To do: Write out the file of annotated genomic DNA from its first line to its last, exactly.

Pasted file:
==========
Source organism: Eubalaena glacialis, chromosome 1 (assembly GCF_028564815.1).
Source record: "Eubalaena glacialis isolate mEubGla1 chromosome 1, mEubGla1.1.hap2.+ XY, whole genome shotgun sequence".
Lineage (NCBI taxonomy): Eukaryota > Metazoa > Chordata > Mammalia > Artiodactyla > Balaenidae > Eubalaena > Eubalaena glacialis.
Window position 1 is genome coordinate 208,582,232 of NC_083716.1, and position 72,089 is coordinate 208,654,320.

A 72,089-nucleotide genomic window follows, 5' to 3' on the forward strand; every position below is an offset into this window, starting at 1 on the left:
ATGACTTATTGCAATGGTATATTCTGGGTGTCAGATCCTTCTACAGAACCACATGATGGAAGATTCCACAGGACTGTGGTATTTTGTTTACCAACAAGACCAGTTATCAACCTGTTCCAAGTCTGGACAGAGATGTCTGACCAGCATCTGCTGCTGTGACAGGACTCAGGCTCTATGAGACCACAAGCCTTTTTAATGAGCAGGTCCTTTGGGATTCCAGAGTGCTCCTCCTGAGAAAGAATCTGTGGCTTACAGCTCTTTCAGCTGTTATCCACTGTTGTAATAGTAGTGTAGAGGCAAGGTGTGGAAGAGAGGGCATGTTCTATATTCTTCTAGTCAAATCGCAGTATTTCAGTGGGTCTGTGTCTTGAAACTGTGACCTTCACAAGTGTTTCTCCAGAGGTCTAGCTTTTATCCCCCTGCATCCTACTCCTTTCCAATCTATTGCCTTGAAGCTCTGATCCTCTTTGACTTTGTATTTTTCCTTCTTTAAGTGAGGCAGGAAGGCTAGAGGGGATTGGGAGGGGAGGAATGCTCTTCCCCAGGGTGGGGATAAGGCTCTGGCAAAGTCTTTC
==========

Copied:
Source organism: Eubalaena glacialis, chromosome 1 (assembly GCF_028564815.1).
Source record: "Eubalaena glacialis isolate mEubGla1 chromosome 1, mEubGla1.1.hap2.+ XY, whole genome shotgun sequence".
Lineage (NCBI taxonomy): Eukaryota > Metazoa > Chordata > Mammalia > Artiodactyla > Balaenidae > Eubalaena > Eubalaena glacialis.
Window position 1 is genome coordinate 208,582,232 of NC_083716.1, and position 72,089 is coordinate 208,654,320.

A 72,089-nucleotide genomic window follows, 5' to 3' on the forward strand; every position below is an offset into this window, starting at 1 on the left:
ATGACTTATTGCAATGGTATATTCTGGGTGTCAGATCCTTCTACAGAACCACATGATGGAAGATTCCACAGGACTGTGGTATTTTGTTTACCAACAAGACCAGTTATCAACCTGTTCCAAGTCTGGACAGAGATGTCTGACCAGCATCTGCTGCTGTGACAGGACTCAGGCTCTATGAGACCACAAGCCTTTTTAATGAGCAGGTCCTTTGGGATTCCAGAGTGCTCCTCCTGAGAAAGAATCTGTGGCTTACAGCTCTTTCAGCTGTTATCCACTGTTGTAATAGTAGTGTAGAGGCAAGGTGTGGAAGAGAGGGCATGTTCTATATTCTTCTAGTCAAATCGCAGTATTTCAGTGGGTCTGTGTCTTGAAACTGTGACCTTCACAAGTGTTTCTCCAGAGGTCTAGCTTTTATCCCCCTGCATCCTACTCCTTTCCAATCTATTGCCTTGAAGCTCTGATCCTCTTTGACTTTGTATTTTTCCTTCTTTAAGTGAGGCAGGAAGGCTAGAGGGGATTGGGAGGGGAGGAATGCTCTTCCCCAGGGTGGGGATAAGGCTCTGGCAAAGTCTTTC